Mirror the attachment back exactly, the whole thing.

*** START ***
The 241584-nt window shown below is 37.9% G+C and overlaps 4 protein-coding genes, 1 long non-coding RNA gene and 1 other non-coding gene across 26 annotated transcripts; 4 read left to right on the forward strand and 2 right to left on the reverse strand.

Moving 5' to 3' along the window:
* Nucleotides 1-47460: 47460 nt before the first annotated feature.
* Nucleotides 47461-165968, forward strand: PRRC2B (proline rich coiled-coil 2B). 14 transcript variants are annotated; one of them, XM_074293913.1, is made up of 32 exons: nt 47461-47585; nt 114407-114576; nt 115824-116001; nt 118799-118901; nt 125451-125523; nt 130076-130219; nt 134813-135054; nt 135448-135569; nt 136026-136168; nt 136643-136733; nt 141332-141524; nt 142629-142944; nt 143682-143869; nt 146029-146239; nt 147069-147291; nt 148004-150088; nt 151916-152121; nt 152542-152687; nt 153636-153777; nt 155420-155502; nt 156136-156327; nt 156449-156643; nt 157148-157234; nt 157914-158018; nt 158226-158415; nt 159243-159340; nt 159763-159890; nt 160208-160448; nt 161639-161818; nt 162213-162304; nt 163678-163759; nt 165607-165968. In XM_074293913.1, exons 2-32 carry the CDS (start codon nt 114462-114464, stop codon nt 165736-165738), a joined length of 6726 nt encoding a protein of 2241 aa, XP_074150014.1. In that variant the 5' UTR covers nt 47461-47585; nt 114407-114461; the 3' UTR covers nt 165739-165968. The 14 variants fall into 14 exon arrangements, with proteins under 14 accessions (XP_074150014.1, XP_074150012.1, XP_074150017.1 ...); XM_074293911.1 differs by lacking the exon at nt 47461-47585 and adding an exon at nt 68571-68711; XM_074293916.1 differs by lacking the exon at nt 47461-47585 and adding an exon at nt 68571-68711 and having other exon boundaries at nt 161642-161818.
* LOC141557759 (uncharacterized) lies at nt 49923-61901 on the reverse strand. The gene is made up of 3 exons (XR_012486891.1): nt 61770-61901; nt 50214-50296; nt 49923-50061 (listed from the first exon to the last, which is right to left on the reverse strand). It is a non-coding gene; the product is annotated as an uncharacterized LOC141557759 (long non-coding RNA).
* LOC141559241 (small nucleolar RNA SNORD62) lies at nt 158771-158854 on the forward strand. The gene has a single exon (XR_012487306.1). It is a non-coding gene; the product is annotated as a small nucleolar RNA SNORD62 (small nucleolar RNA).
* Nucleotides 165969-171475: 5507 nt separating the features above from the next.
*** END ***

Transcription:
The 241584-nt window shown below is 37.9% G+C and overlaps 4 protein-coding genes, 1 long non-coding RNA gene and 1 other non-coding gene across 26 annotated transcripts; 4 read left to right on the forward strand and 2 right to left on the reverse strand.

Moving 5' to 3' along the window:
* Nucleotides 1-47460: 47460 nt before the first annotated feature.
* Nucleotides 47461-165968, forward strand: PRRC2B (proline rich coiled-coil 2B). 14 transcript variants are annotated; one of them, XM_074293913.1, is made up of 32 exons: nt 47461-47585; nt 114407-114576; nt 115824-116001; nt 118799-118901; nt 125451-125523; nt 130076-130219; nt 134813-135054; nt 135448-135569; nt 136026-136168; nt 136643-136733; nt 141332-141524; nt 142629-142944; nt 143682-143869; nt 146029-146239; nt 147069-147291; nt 148004-150088; nt 151916-152121; nt 152542-152687; nt 153636-153777; nt 155420-155502; nt 156136-156327; nt 156449-156643; nt 157148-157234; nt 157914-158018; nt 158226-158415; nt 159243-159340; nt 159763-159890; nt 160208-160448; nt 161639-161818; nt 162213-162304; nt 163678-163759; nt 165607-165968. In XM_074293913.1, exons 2-32 carry the CDS (start codon nt 114462-114464, stop codon nt 165736-165738), a joined length of 6726 nt encoding a protein of 2241 aa, XP_074150014.1. In that variant the 5' UTR covers nt 47461-47585; nt 114407-114461; the 3' UTR covers nt 165739-165968. The 14 variants fall into 14 exon arrangements, with proteins under 14 accessions (XP_074150014.1, XP_074150012.1, XP_074150017.1 ...); XM_074293911.1 differs by lacking the exon at nt 47461-47585 and adding an exon at nt 68571-68711; XM_074293916.1 differs by lacking the exon at nt 47461-47585 and adding an exon at nt 68571-68711 and having other exon boundaries at nt 161642-161818.
* LOC141557759 (uncharacterized) lies at nt 49923-61901 on the reverse strand. The gene is made up of 3 exons (XR_012486891.1): nt 61770-61901; nt 50214-50296; nt 49923-50061 (listed from the first exon to the last, which is right to left on the reverse strand). It is a non-coding gene; the product is annotated as an uncharacterized LOC141557759 (long non-coding RNA).
* LOC141559241 (small nucleolar RNA SNORD62) lies at nt 158771-158854 on the forward strand. The gene has a single exon (XR_012487306.1). It is a non-coding gene; the product is annotated as a small nucleolar RNA SNORD62 (small nucleolar RNA).
* Nucleotides 165969-171475: 5507 nt separating the features above from the next.